Bait-and-switch tactics are an everyday practice in Trump's industry. The real estate mogul Bruce Ratner dangled star architect Frank Gehry before city officials when seeking approval for the arena that would anchor his enormous Atlantic Yards development in downtown Brooklyn. Once the deal was in place, however, Gehry was booted off the project and a cheaper design was swapped in. And more than four years after the arena opened, local residents are still waiting for the eight acres of parks that Ratner pledged to create.I'd say that it's not "eight acres of parks," but rather "open space," and it's long been known it would take a while. The clear lie--part of what I call the Culture of Cheating--is describing the "park" as already in existence, as in promotional web pages and sponsored posts.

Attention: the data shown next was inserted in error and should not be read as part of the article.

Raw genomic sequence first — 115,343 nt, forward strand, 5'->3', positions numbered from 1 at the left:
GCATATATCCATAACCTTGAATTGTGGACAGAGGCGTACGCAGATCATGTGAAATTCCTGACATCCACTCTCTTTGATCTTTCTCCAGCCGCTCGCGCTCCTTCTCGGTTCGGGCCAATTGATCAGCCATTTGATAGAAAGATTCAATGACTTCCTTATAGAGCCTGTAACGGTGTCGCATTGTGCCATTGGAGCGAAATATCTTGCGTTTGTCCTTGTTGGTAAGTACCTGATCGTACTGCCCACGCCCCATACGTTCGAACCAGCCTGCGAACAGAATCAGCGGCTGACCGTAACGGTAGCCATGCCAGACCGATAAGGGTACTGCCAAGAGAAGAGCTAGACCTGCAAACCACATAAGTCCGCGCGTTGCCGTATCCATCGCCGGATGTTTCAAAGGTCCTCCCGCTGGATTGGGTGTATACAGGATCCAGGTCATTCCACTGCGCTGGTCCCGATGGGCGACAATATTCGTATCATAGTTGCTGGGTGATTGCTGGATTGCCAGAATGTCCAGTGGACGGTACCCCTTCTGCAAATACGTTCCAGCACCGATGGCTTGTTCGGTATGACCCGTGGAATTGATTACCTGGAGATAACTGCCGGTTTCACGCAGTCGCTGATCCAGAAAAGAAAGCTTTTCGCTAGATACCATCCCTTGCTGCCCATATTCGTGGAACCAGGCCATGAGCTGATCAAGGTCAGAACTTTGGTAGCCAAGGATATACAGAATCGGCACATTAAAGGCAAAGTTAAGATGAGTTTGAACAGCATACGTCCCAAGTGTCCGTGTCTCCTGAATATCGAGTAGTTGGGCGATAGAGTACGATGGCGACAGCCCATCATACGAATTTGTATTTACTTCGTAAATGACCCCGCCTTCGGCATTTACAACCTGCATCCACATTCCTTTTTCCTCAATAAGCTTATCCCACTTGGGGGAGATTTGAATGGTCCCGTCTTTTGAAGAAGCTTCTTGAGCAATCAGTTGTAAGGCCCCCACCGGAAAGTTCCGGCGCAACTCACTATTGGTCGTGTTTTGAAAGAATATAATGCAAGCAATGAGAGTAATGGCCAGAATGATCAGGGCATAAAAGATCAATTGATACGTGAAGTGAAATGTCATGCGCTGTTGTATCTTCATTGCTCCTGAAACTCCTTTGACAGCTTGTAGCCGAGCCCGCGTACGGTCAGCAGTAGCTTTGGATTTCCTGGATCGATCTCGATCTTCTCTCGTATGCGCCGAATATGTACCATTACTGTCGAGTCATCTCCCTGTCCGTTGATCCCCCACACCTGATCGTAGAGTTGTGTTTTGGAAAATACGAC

Adler gets a blind but irresistible quote from one real estate broker and property manager in New York: "Everybody in this business is a fucking liar."
Not all real estate lies are lies. Many are mere exaggerations, as when a landlord hypes a property’s sun-drenched patio that upon inspection turns out to be a grimy air shaft. Through his career, Trump has exaggerated the way other people breathe.